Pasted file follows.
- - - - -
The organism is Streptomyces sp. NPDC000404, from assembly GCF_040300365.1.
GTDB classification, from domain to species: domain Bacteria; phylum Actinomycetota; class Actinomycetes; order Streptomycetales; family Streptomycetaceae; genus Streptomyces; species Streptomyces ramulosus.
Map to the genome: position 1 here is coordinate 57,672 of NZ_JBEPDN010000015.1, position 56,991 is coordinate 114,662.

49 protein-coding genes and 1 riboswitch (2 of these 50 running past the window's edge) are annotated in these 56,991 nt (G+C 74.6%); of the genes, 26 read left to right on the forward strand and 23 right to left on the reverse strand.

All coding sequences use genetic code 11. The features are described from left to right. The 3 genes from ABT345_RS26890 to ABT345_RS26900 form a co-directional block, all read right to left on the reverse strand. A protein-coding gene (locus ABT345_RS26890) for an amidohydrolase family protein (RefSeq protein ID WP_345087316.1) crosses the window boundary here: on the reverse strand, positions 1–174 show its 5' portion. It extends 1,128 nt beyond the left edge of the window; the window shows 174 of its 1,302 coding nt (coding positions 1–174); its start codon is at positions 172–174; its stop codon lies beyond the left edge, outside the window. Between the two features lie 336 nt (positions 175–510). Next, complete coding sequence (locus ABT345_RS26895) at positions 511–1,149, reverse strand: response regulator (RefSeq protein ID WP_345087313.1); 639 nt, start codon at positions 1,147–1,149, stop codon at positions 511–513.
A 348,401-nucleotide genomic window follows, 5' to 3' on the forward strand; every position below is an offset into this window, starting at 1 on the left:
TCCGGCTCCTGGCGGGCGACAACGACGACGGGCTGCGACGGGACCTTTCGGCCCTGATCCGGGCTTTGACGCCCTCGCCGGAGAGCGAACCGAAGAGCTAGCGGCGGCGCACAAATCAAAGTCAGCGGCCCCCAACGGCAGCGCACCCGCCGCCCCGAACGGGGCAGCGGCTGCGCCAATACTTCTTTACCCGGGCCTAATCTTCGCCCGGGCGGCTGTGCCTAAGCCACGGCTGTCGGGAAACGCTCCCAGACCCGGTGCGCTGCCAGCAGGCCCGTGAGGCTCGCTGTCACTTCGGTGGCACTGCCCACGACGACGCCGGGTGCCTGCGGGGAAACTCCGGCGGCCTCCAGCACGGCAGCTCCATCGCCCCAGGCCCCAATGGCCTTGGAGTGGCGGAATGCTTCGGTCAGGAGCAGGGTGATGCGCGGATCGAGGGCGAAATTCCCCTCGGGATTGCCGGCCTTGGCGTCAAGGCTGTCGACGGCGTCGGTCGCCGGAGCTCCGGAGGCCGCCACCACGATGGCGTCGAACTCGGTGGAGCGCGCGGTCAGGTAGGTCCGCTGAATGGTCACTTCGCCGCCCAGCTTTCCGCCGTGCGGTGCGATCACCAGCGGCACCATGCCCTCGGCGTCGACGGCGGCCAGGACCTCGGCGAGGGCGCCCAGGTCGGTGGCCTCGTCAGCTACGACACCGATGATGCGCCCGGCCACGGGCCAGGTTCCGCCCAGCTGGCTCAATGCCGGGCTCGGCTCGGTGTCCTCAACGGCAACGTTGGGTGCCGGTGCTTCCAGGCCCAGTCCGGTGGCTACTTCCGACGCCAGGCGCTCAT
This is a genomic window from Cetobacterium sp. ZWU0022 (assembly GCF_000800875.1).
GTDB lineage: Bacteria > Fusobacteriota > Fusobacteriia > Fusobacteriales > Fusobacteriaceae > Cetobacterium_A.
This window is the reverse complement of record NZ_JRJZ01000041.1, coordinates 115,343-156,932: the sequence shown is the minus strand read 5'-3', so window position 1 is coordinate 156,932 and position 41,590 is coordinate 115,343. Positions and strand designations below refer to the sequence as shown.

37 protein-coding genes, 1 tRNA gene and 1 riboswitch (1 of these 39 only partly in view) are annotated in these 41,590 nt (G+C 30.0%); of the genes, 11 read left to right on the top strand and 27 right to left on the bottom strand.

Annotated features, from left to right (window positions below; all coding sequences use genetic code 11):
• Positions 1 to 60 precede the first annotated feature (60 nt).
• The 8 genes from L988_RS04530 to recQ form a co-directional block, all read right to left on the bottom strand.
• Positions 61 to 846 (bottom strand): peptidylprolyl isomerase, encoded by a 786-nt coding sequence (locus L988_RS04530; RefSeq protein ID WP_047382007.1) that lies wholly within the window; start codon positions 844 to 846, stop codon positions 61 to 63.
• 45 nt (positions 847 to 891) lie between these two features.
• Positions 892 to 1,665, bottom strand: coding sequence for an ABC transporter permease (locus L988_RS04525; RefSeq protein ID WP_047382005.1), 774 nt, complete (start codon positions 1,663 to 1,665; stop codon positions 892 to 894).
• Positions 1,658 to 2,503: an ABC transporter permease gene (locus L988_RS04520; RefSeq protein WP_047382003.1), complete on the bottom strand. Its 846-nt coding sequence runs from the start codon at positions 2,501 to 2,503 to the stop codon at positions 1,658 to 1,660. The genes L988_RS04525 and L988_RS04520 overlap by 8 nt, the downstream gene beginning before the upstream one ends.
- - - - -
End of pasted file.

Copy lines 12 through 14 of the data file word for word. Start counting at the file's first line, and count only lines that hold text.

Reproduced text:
Annotated features, from left to right (window positions below; all coding sequences use genetic code 11):
• Positions 1 to 60 precede the first annotated feature (60 nt).
• The 8 genes from L988_RS04530 to recQ form a co-directional block, all read right to left on the bottom strand.